The Supreme Court on Monday, while extending the interim protection from arrest granted to four journalists, refused to quash the FIRs registered against them by the State Police in connection with a fact-finding report published by them over ethnic violence in Manipur.
The Bench of Chief Justice of India D.Y. Chandrachud, Justice J.B. Pardiwala and Justice Manoj Misra observed that it would not quash the FIRs, since the court would have to read everything for the same, but would rather transfer the trial to either the High Court of Manipur or Delhi.
The Apex Court passed the orders, while hearing a writ petition jointly filed by journalists Seema Guha, Sanjay Kapoor, Bharat Bhushan and the President of the Editors Guild of India (EGI).
Representing the petitioners, Senior Advocate Kapil Sibal asserted that the EGI did not volunteer by itself to go to Manipur and make the report, but was invited by the Army.
He showed a letter sent by the Army to the Editors Guild and said that the Army invited the EGI to see what was happening in Manipur – the ‘unethical, ex-parte reporting’ by the vernacular media.
On a query by the Apex Court why the Editors Guild was asked to come to Manipur, Sibal responded that the Army wanted an objective assessment of what was happening at the ground.
He added that once the EGI had given its report, it could not be prosecuted for offences under the penal code for the same.
Appearing for the Manipur government, Solicitor General Tushar Mehta contended that he would not argue on the merits of the case and instead asserted that the matter could be heard by the Manipur High Court, since the High Court was fully functional now.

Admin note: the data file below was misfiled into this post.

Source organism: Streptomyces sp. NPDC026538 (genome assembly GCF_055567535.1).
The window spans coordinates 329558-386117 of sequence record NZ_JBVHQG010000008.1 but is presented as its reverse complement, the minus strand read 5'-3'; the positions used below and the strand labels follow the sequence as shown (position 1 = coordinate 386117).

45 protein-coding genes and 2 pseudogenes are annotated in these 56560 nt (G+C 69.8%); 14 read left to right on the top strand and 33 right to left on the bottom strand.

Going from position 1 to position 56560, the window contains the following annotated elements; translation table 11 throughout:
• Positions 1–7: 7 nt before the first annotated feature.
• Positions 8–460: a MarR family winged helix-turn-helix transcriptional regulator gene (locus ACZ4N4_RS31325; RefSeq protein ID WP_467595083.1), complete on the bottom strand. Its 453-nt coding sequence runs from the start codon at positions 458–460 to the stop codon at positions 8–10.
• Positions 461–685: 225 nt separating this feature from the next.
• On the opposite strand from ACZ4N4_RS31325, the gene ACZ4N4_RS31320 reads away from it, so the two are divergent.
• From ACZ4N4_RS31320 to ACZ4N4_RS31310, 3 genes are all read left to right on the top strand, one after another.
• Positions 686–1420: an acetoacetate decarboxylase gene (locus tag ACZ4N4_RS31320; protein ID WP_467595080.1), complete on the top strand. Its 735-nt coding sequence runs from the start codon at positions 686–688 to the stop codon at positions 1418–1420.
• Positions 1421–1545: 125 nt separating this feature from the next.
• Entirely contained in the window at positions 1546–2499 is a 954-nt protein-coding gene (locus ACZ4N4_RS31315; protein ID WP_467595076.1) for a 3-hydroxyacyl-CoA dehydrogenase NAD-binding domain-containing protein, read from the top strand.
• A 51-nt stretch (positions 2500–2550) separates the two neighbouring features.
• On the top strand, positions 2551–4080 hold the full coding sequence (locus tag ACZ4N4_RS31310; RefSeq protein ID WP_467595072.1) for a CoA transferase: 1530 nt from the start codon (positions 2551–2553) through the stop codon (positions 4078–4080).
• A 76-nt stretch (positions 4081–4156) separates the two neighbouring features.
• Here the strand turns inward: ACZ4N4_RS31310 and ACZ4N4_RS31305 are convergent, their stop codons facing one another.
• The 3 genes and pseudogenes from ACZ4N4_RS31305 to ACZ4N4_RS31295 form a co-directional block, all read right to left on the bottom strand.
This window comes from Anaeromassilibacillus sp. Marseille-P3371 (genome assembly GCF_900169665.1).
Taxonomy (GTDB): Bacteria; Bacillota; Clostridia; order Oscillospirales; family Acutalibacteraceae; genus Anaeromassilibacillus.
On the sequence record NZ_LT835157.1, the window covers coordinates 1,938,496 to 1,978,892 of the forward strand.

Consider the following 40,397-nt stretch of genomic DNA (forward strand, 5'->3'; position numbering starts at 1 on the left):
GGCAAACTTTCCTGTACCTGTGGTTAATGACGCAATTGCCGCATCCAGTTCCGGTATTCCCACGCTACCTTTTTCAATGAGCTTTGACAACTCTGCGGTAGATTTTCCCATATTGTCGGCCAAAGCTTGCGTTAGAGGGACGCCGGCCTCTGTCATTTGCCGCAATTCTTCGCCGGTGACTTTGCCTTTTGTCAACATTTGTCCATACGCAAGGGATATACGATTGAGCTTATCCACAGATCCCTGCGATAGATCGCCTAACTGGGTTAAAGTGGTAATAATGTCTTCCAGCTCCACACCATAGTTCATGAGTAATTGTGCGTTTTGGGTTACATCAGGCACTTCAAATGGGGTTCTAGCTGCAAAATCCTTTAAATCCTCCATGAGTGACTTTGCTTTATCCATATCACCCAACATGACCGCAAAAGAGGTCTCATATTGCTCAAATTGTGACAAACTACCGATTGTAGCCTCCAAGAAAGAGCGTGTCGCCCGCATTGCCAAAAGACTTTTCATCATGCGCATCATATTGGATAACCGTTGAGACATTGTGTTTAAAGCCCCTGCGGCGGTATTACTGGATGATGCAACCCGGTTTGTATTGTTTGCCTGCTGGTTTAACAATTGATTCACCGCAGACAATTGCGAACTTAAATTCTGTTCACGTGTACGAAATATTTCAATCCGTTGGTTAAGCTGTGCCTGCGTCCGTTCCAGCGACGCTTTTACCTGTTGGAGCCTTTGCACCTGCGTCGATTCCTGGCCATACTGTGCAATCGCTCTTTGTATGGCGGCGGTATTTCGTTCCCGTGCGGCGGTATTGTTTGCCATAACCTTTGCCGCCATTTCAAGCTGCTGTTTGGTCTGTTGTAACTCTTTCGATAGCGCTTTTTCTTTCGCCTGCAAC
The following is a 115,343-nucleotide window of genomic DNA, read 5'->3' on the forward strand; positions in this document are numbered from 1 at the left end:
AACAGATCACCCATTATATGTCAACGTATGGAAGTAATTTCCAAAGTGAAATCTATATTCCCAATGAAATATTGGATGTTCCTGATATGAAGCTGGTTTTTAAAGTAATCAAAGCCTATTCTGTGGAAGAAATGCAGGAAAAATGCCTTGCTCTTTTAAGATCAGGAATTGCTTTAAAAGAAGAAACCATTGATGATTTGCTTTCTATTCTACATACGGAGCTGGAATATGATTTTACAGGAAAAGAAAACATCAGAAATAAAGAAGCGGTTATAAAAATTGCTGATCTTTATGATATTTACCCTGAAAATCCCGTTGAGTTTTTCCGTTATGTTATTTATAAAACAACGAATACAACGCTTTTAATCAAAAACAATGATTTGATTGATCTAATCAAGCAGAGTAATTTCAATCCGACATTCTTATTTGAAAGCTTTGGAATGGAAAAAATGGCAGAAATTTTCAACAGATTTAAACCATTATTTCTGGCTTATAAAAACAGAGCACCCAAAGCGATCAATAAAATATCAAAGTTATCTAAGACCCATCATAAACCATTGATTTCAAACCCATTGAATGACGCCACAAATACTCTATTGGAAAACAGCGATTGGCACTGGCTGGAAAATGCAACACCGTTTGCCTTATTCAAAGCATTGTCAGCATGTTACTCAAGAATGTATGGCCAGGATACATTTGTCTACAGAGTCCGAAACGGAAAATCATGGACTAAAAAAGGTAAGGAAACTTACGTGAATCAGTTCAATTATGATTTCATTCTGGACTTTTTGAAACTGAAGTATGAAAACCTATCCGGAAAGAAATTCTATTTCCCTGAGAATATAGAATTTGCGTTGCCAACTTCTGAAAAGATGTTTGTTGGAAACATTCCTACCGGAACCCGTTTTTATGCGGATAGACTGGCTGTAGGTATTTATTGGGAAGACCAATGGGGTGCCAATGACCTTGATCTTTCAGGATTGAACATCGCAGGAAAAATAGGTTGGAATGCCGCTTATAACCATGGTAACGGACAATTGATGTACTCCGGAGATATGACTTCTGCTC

Sibal objected to the proposal on the grounds of security, mentioning the case of a lawyer, who was recently attacked in Manipur for representing a Kuki professor.
He insisted on transfer of the trial in the Delhi High Court on the grounds that after the attack on the Advocate, other lawyers were withdrawing from the cases. He further mentioned another lawyer whose house was burnt. Sibal asserted that it was hazardous to go to Manipur at this point in time.
The SG then suggested that the petitioners could even appear virtually before the Manipur High Court.
However, Sibal reiterated his earlier submission and referred to the statements made by the Chief Minister of Manipur against the EGI. He said the petitioners cannot be prosecuted on this basis. This (fact-finding committee) report was filed on September 2, an FIR was registered on the night of September 3 and on the next day, the Chief Minister made a statement.
Objecting to the submissions, the SG alleged that Sibal was trying to make it a ‘political’ issue at the national level.
However, Sibal remained unfazed and said that the petitioners did not want a situation where they had to start engaging lawyers as the lawyers in the state had withdrawn, adding that houses of some Advocates were even vandalised.
SG Mehta submitted that he did not want this to become a national political issue, which possibly seemed to be the intention.
However, the Apex Court observed that it was a report after all. It said the petitioners were basically arguing on this that they have done a report. This was a matter of their subjective opinion. It said this was not one of the cases where somebody was there on the ground and committed some offence.
The Bench directed the SG to make a larger statement, submitting that without any concession or any other future case, there was no objection. The top court of the country then listed the matter for further hearing on September 15.
(Case title: Seema Guha and Ors vs The State of Manipur and Anr)